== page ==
Recently, I was coaching a couple who were seriously bogged down by disagreements in their relationship.
One of them would try to tell me a story, and this would quickly devolve into a back and forth of, “I didn’t say that / Yes you did!”
Both partners were really frustrated. They couldn’t agree on what had been said, let alone move beyond the disagreement to resolution.
As a result, their arguments had been getting swept under the rug for a long time – a pattern with potentially dire consequences.
Uninterrupted, he said / she said can have a devastating impact on the willingness of each person to BELIEVE anything the other says.
In other words…
One of the biggest casualties of these “he said / she said” struggles is…TRUST!
As I gently brought my clients’ attention back to me, I asked them to close their eyes, and check in with how their BODIES were feeling.
And do you know what? They finally agreed on something!
BOTH described similar physical sensations:
“I feel a tightness in my abdomen and chest”
“My throat feels tight”
“I really want to get up and leave the room”
“I feel anxious”
“My heart is beating a bit fast, and my breathing feels shallow”
“I want to close my hands tightly”.
These are all signs of the body’s stress response – also known as “fight or flight” mode!
As my clients gradually withdrew their attention from the argument and each other, I walked them through a quick visualization exercise.
After a few minutes both of them began to feel more at ease; the tension began to leave their bodies; and both looked visibly more relaxed.
And this is where our work together began as I explained that…
Our nervous systems do not distinguish between the physical threat of being chased through the woods by a bear; and an argument with our spouse!
To the nervous system, both scenarios register as a threat to life and limb.
When that happens, higher functions like reasoning, thinking, and analyzing disappear faster than chocolate at a baby shower!
During a stress response, the body’s only priority is survival.
And this is the BIG WHY behind those he said / she said conflict patterns!
It goes like this: we find ourselves in an argument; our stress response can kick in; and our ability to think, reason, retain information, or learn switches OFF.
Because the stress response diminishes our ability to think, to learn, and to retain…we struggle to fully think about what we’re saying; and it is difficult to accurately remember what we said OR what the other person said!
In other words, it is extremely likely that each person will not only have different recollections of “what happened” – there is also a very good chance that our own recall is incomplete or just plain inaccurate!
Later, say, during a session with your friendly, neighbourhood relationship coach, it’s nearly impossible to come to consensus about what was said, how, by whom, etc.
So what do you do?
I’m so glad you asked!
The Fix: 3-Steps to Getting Rid of He Said / She Said
1) Bring your attention back home…to you.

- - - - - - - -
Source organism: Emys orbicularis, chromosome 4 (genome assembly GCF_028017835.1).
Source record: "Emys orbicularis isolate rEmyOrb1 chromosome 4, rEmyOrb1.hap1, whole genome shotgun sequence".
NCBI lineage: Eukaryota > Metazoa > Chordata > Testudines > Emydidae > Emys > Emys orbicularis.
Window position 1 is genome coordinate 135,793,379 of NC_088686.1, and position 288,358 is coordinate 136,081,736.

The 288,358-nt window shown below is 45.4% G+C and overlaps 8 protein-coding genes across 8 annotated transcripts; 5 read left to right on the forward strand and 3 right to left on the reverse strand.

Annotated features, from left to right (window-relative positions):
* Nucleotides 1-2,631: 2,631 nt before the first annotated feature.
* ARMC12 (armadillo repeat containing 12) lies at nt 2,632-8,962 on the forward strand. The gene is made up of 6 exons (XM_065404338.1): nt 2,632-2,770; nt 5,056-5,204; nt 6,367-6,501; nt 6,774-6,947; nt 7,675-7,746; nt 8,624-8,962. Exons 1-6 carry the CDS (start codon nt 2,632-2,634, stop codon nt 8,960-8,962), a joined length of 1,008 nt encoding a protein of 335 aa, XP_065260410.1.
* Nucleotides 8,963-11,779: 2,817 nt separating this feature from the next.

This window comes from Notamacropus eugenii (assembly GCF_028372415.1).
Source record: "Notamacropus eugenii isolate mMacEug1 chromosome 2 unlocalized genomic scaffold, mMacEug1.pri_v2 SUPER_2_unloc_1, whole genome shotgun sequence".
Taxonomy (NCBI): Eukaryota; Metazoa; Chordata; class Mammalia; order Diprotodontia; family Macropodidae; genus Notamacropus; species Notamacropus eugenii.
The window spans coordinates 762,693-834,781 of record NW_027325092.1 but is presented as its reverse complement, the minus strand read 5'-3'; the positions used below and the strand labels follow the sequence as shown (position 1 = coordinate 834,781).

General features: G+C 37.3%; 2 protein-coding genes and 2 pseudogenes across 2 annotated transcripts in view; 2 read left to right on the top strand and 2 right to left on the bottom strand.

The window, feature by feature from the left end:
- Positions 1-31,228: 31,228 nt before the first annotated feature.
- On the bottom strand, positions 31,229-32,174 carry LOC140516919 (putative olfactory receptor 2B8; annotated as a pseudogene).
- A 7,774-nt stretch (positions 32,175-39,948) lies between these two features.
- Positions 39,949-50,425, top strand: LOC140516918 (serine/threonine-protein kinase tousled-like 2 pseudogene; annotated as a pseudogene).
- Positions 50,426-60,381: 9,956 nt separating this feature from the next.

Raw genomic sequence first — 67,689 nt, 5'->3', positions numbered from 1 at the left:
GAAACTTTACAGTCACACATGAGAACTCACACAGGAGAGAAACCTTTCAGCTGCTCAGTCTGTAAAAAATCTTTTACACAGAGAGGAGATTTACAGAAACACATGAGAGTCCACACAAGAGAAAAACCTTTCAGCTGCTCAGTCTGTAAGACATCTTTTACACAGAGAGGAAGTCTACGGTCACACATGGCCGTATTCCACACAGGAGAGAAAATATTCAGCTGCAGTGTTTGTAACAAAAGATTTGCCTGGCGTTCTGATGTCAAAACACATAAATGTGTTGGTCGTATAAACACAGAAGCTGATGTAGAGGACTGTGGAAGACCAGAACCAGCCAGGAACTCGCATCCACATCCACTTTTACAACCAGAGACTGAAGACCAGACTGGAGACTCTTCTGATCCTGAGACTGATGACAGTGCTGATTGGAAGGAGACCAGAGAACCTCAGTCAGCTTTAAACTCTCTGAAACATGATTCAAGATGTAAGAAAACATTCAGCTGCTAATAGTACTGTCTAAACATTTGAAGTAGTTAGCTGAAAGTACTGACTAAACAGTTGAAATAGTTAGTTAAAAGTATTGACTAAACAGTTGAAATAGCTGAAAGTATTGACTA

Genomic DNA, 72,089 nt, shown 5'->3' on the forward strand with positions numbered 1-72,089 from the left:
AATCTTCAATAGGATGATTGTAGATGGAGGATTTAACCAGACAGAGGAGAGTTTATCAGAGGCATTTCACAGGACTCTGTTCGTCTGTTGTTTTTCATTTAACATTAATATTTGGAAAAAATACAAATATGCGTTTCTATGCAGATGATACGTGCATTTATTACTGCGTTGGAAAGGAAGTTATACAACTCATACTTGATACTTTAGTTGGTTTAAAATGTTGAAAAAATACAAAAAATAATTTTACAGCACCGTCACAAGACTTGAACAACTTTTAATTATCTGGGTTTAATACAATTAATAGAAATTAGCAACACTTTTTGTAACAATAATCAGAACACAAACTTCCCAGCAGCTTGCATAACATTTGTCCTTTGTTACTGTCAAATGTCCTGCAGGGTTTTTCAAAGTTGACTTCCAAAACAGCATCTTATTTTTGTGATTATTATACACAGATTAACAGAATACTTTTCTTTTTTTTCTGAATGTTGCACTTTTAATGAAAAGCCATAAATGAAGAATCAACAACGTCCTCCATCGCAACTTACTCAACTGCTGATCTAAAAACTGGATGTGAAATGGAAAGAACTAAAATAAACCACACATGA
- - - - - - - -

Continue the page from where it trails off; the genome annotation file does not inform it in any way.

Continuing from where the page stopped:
Drawing attention away from the subject of who said what and when is essential to getting back to what’s going to move your relationship forward.
Redirect your attention within you. Notice, observe, and witness what’s going on for you: how does your body feel? Is there any tension anywhere (hands, face, jaw, belly, back, neck, etc.).
Bring your attention back to your breathing each time your mind wanders back to the argument. You will need to do this again and again…and again. Persist. Keep coming back to your breathing until your body feels at ease again.
Imagine you could breathe directly into those parts of your body where you feel tension, tightness, or (to use a technical, coaching term) “yechy”.
2) Avoid forcing a false consensus.
Coaching tip du jour: you actually don’t need to agree on what was said.
Too often, we get caught up in arguing about what we did or didn’t say. But there is nothing sacred, holy, or revolutionary about being in lock step about who said what.
Sure, there can be times when this is helpful or even useful.
BUT: if you’re getting bogged down with disagreements about who said what, when, and to whom, check yourself!
Examine WHY this feels important for you.
If your deeper motivation is about getting the credit, being right, making the other person wrong, or justifying / rationalizing what you said, felt, and thought…STOP!
[NB: a wrong-making motivation will often try to disguise itself as, “I just want to be accurate”; or, “I’m just being precise.” Don’t fall for it. Relationships aren’t moved forward by hair-splitting].
Remember: put your connection first. Connection isn’t about accuracy, precision, who’s right, or who said what. Fixating on these will not bring you together; and there’s a darned good chance that they could drive you apart!
3) Find the third option
I sometimes call this the solution to the “me vs. you” dilemma.
Instead of going around and around about who said what to who (and who is right about what was said), PAUSE.
Ask, “What serves the relationship? What would make our connection feel safer, more inviting, more rewarding?
Then, lay to rest the issue of what was said by whom – and take steps to offer the relationship whatever it needs to thrive.
This takes you out of defending / rationalizing your needs; or feeling cornered into sacrificing yourself to meet someone else’s needs.
In fact, genuinely engaging with the question, “what does our relationship need in order to thrive” is generous to both of you. It’s a triple win: you win, your sweetheart wins, and the relationship wins.
And that is so much better than the roiling mass of ick that you’re left with after another round of unresolvable, “he said / she said!
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